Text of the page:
King Gojong held an audience with French minister to Korea, Victor Collin de Plancy. He called for an equal distribution of railroads amongst the major Powers to draw foreign capital and strategic focus to Korea, claiming that multilateral engagement could constrain Japanese and Russian infringement on Korea’s sovereignty; he did not mention that Korea would remain dependent on the imperial Powers (215).
Presumably, it was de Plancy, not Gojong, making this proposal, but why he (de Plancy) did so and what Gojong’s reaction was are not addressed.
Some of the terminology used in the paper is also confusing. The author refers to railroads by their Korean titles (Gyeongui, Gyeongbu, etc.), but also by their routes (Seoul-Incheon, Seoul-Busan, etc.). Using one or the other would make it easier to keep track of the various concessions. I also found the use of the term ‘hegemony’—which is in the title—somewhat perplexing. For instance, Jin regards Japanese interest in commercial use of the TSR as evidence of a desire to “expand Japan’s hegemonic presence in continental Asia” (211). This strikes me as a strange statement, given that the advisor was writing in 1892, when Japan’s presence in continental Asia was hardly hegemonic. Similarly, Jin writes that the Treaty of Portsmouth, which ended the war, gave Japan “economic and political supremacy” over Korea, which it used as a “stepping stone” to consolidate its hegemony (225). It seems to me that “economic and political supremacy” and “hegemony” are more or less the same thing. If the author is referring to a hegemony in some other sense, he does not identify it.
Finally—and more substantively—while Jin’s argument that railroad concessions played a role in shaping Russo-Japanese interactions is certainly well-founded, I am not entirely convinced of their broader importance. The author concludes that Russo-Japanese rivalry over Korea “occurred within context of railroad concessions, with neutralisation playing a complementary role” (225). While railroad concessions clearly played an important role in that rivalry, the evidence presented in the paper suggests that geopolitics and Korea’s internal politics shaped railroad concessions, rather than the other way around. Thus, it might be more accurate to say that the conflict over railroad concessions occurred in the context of the Russo-Japanese rivalry. Put another way, the author concludes that Korea’s inability to build its own railroads (or at least do so with foreign capital but under the umbrella of neutralization) undermined its independence. Yet it seems that Korea lost its independence amidst great power rivalries, and railroads were one of the ways that the powers undermined it.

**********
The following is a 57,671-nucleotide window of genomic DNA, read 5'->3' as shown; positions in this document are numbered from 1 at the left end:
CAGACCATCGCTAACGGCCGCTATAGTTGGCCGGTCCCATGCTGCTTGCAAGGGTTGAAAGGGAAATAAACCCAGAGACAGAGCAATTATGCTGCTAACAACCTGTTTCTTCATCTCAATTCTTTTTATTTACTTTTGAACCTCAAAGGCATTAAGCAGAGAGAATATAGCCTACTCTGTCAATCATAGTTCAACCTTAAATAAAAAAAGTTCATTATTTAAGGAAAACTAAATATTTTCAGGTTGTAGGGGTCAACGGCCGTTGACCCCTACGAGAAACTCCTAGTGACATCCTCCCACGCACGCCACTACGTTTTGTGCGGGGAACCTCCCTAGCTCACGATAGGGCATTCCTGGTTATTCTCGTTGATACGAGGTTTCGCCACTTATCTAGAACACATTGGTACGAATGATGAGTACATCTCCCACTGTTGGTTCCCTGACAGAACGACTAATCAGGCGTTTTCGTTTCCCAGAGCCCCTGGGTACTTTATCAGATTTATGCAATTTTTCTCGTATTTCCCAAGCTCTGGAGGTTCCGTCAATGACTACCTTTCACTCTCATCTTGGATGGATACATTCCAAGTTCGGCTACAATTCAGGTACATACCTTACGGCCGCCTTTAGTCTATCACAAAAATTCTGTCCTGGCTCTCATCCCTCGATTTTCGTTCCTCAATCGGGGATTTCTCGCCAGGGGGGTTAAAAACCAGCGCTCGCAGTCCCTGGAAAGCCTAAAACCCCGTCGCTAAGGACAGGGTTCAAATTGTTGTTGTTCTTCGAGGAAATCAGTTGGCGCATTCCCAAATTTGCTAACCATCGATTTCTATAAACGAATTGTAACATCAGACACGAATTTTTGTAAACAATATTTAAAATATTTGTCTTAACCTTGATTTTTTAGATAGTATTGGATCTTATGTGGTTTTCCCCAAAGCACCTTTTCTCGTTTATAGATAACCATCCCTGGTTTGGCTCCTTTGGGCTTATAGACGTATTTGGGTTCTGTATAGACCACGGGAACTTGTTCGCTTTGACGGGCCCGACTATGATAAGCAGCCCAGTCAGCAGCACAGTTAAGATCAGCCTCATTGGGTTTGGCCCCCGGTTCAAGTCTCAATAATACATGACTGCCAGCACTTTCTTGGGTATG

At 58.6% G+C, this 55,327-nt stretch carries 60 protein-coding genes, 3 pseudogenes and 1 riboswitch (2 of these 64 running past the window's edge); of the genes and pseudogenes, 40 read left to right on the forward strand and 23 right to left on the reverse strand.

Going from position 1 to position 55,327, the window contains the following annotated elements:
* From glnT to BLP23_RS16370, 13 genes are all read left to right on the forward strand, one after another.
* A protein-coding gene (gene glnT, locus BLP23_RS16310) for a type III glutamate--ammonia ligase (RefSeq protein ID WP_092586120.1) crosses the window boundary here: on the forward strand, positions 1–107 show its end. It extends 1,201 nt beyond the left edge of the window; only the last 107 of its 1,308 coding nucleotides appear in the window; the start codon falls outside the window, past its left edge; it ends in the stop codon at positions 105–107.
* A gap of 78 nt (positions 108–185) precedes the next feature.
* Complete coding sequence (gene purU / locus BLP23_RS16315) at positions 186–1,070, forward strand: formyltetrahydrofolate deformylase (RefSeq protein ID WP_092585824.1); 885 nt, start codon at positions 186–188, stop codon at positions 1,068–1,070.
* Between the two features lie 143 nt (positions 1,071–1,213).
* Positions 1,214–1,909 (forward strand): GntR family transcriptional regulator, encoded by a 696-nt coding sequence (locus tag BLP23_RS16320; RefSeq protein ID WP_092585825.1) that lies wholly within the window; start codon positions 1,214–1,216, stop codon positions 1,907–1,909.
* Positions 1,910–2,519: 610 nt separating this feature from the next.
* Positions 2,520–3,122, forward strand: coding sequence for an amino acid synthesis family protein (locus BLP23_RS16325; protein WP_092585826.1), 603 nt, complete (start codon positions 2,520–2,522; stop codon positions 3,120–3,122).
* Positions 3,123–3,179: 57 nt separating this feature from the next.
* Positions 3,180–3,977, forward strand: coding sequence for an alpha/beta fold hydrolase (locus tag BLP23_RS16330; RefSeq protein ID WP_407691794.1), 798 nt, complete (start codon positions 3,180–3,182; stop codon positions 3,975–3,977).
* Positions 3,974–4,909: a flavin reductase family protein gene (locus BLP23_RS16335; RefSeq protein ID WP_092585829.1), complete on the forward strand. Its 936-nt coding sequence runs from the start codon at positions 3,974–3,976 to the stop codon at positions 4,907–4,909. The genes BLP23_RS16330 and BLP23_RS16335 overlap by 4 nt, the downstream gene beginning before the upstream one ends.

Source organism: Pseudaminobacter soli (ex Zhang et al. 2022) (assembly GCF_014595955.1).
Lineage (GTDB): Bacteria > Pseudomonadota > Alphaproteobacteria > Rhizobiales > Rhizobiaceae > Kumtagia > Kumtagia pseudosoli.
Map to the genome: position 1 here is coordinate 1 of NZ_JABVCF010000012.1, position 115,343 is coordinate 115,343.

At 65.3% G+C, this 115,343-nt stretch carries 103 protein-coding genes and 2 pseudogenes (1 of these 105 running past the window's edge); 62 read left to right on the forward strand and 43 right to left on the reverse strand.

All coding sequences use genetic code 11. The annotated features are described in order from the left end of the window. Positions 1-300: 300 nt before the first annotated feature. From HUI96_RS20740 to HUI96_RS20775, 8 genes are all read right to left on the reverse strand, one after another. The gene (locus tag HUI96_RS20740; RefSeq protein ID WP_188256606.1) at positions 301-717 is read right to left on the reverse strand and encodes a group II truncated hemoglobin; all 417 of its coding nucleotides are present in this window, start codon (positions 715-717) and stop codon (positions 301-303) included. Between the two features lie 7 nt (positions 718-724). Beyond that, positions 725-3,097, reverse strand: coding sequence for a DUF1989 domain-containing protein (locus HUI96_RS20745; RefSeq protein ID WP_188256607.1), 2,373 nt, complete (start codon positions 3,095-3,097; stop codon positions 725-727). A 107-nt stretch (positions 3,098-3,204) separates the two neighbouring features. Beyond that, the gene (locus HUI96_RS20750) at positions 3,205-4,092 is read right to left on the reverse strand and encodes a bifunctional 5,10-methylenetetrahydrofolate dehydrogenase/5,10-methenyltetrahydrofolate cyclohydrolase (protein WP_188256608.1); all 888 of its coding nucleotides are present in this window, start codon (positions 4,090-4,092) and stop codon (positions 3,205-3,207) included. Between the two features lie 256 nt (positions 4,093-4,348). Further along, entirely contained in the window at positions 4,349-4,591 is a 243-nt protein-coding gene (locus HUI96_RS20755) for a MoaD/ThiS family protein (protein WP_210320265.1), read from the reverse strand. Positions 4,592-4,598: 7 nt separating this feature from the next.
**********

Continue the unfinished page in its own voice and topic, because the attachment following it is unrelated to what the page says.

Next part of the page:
On the whole, Jin’s discussion of the possibility of Korean neutralization and its relation to railroad diplomacy represents an interesting contribution to the study of international relations in northeast Asia around the turn of the twentieth century. The article certainly provides scholars with a “nuanced understanding of Korea’s close connexion with Far Eastern geopolitics, imperial rivalries, and the balance of power,” as Jin writes (225). The article’s arguments, though interesting and largely well-supported, would benefit from greater clarity and context.
Mark Sokolsky is a historian specializing in Russian and environmental history. He obtained a Ph.D. in History from the Ohio State University and is currently an instructional designer at the Royal Military College of Canada. His research focuses on colonization and environmental change in the Russian province of Primor’e (the Maritime Territory), during the late-nineteenth and twentieth centuries. He is the author of several chapters and articles on the Russian Far East and editor, along with Nicholas Breyfogle, of Water History: Readings and Sources (San Diego: Cognella Press, 2021).
 Korean neutrality in general has received some attention: see Seung-young Kim, “Russo–Japanese Rivalry Over Korean Buffer at the Beginning of the 20th Century and Its Implications,” Diplomacy & Statecraft 16, no. 4 (December 1, 2005): 619–50, https://doi.org/10.1080/09592290500330941. On the Russo-Japanese rivalry in Korea more generally, see Ian Nish, The Origins of the Russo-Japanese War, 1st Edition (London: Routledge, 1985); S.C.M Paine, Imperial Rivals: China, Russia, and Their Disputed Frontier (Armonk and London: M.E. Sharpe, 1996), 182-197; Felix Patrikeeff and Harry Shukman, Railways and the Russo-Japanese War: Transporting War, 1st Edition (London: Routledge, 2007); Huajeong Seok, “International Rivalry in Korea and Russia’s East Asian Policy in the Late Nineteenth Century,” Korea Journal 50:3 (September 2010): 176-201, https://doi.org/10.25024/kj.2010.50.3.176.